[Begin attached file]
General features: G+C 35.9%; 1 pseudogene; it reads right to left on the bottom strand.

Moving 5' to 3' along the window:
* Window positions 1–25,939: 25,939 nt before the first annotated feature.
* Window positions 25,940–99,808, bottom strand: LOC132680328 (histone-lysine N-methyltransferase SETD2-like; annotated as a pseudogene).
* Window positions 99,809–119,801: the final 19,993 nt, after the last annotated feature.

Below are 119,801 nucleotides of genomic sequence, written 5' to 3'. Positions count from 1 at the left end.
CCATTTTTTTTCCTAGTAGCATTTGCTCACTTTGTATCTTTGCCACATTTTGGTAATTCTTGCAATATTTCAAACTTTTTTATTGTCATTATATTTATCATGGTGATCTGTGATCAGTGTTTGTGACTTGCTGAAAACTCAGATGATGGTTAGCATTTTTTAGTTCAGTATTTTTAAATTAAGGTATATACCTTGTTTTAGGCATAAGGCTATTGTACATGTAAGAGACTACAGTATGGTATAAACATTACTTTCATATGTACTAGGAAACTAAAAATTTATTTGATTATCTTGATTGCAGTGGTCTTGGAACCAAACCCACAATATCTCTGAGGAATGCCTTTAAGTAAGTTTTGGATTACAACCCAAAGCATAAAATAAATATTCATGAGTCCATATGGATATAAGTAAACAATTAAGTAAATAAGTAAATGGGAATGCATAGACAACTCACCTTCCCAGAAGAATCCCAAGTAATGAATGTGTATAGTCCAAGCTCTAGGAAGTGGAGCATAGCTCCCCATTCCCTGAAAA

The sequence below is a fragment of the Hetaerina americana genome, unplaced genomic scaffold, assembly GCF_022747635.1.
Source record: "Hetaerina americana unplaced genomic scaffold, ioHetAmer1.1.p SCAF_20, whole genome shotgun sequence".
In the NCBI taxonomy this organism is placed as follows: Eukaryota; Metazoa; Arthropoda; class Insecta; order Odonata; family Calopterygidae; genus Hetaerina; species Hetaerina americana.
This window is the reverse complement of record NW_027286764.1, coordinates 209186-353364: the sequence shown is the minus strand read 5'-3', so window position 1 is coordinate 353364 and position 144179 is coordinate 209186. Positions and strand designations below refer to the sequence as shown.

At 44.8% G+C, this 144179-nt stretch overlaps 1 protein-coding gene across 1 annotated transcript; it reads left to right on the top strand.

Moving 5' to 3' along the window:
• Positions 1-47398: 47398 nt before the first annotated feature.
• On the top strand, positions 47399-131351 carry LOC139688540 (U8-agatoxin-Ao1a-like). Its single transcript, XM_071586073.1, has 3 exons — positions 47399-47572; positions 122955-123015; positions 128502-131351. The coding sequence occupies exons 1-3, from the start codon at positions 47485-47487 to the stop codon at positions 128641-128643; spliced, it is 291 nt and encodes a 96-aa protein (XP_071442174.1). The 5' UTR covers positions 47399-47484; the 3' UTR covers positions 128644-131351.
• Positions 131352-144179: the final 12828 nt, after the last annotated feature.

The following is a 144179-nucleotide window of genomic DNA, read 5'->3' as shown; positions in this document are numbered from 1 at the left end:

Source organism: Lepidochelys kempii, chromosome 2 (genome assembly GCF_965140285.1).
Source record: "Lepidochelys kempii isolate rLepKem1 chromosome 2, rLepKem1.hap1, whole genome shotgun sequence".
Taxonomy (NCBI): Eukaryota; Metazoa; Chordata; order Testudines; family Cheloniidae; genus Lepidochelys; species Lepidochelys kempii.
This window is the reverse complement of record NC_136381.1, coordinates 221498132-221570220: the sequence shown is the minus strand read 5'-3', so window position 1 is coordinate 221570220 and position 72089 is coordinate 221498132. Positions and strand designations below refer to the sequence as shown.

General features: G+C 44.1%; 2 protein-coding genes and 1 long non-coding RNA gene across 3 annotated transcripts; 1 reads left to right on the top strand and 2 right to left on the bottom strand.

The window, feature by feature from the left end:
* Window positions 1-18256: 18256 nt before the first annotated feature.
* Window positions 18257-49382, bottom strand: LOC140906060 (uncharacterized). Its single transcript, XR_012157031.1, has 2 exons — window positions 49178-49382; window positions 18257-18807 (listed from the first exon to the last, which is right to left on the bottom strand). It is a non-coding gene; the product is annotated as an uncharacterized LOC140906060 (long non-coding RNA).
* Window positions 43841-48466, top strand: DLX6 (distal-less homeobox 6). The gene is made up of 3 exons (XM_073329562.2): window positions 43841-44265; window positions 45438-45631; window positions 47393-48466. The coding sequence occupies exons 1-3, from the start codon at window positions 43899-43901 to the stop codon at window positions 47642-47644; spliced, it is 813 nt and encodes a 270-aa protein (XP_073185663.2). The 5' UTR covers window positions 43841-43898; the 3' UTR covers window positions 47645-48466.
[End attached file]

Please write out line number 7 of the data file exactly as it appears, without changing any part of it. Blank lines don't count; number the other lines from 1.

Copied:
CCATTTTTTTTCCTAGTAGCATTTGCTCACTTTGTATCTTTGCCACATTTTGGTAATTCTTGCAATATTTCAAACTTTTTTATTGTCATTATATTTATCATGGTGATCTGTGATCAGTGTTTGTGACTTGCTGAAAACTCAGATGATGGTTAGCATTTTTTAGTTCAGTATTTTTAAATTAAGGTATATACCTTGTTTTAGGCATAAGGCTATTGTACATGTAAGAGACTACAGTATGGTATAAACATTACTTTCATATGTACTAGGAAACTAAAAATTTATTTGATTATCTTGATTGCAGTGGTCTTGGAACCAAACCCACAATATCTCTGAGGAATGCCTTTAAGTAAGTTTTGGATTACAACCCAAAGCATAAAATAAATATTCATGAGTCCATATGGATATAAGTAAACAATTAAGTAAATAAGTAAATGGGAATGCATAGACAACTCACCTTCCCAGAAGAATCCCAAGTAATGAATGTGTATAGTCCAAGCTCTAGGAAGTGGAGCATAGCTCCCCATTCCCTGAAAA